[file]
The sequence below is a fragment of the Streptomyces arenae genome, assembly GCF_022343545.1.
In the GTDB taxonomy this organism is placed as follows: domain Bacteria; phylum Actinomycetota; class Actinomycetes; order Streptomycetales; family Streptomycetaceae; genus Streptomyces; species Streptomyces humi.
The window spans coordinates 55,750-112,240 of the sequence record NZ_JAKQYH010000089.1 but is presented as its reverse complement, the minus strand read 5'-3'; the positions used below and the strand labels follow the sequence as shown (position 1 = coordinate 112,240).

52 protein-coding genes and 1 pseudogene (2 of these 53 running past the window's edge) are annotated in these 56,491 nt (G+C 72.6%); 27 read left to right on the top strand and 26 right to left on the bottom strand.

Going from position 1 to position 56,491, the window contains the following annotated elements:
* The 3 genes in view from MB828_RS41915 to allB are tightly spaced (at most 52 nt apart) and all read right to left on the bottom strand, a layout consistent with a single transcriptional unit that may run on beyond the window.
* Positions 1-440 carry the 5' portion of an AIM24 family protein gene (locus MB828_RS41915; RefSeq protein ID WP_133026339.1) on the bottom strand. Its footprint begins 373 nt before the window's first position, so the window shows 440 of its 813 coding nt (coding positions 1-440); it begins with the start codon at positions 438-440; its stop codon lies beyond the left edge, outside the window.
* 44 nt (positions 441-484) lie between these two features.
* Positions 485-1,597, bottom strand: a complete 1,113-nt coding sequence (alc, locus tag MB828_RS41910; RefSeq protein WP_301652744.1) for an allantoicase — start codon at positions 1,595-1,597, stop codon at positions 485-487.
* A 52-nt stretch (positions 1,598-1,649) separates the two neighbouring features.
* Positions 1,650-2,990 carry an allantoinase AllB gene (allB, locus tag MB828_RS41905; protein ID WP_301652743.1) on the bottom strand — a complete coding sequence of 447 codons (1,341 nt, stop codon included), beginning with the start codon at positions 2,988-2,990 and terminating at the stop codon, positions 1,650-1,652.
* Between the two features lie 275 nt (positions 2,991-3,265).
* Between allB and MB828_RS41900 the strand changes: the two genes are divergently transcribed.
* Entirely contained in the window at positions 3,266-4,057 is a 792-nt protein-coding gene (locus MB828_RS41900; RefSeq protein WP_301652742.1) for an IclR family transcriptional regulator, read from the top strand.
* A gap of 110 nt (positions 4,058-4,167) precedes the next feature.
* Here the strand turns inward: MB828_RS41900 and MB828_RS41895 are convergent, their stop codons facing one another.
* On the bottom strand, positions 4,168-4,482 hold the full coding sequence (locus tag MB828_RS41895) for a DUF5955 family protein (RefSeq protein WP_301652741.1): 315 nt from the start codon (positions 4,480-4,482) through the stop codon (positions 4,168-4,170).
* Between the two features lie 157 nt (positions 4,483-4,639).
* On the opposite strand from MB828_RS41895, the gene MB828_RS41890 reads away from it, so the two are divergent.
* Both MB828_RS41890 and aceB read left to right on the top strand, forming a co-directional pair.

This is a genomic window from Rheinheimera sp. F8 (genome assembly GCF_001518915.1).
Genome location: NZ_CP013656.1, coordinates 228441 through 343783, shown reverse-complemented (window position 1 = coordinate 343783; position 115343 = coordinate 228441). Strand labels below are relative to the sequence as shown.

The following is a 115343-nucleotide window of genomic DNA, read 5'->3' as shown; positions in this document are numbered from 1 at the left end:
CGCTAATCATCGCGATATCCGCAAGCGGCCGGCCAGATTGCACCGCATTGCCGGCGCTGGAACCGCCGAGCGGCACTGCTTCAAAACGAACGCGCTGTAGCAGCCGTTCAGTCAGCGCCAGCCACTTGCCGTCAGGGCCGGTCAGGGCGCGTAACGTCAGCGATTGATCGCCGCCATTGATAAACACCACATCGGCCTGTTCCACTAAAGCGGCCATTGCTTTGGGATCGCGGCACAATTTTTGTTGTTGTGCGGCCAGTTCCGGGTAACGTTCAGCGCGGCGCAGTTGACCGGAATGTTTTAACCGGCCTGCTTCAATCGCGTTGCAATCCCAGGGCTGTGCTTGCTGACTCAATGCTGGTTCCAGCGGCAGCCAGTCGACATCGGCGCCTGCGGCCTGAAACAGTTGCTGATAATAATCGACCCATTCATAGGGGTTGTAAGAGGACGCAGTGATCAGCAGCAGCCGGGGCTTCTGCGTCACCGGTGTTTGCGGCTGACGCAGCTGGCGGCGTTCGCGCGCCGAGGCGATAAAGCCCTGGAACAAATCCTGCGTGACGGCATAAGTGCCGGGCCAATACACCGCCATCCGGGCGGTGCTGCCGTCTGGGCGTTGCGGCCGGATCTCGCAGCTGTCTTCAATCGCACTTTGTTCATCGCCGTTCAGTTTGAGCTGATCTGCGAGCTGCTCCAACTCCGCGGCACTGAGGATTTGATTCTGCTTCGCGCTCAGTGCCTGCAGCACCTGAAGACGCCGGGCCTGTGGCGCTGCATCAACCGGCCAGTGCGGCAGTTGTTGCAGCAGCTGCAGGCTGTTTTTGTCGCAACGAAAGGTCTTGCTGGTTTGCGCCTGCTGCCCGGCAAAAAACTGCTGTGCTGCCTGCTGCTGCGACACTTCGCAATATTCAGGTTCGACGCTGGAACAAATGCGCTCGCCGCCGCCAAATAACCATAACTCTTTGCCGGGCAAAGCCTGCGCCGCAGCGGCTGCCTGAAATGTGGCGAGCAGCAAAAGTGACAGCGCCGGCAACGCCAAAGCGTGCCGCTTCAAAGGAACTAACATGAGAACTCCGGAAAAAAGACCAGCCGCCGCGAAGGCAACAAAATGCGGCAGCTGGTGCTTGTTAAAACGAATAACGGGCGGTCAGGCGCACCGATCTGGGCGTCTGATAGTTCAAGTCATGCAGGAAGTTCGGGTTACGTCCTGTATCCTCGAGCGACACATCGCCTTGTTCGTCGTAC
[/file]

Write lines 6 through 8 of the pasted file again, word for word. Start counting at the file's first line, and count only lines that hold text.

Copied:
* The 3 genes in view from MB828_RS41915 to allB are tightly spaced (at most 52 nt apart) and all read right to left on the bottom strand, a layout consistent with a single transcriptional unit that may run on beyond the window.
* Positions 1-440 carry the 5' portion of an AIM24 family protein gene (locus MB828_RS41915; RefSeq protein ID WP_133026339.1) on the bottom strand. Its footprint begins 373 nt before the window's first position, so the window shows 440 of its 813 coding nt (coding positions 1-440); it begins with the start codon at positions 438-440; its stop codon lies beyond the left edge, outside the window.
* 44 nt (positions 441-484) lie between these two features.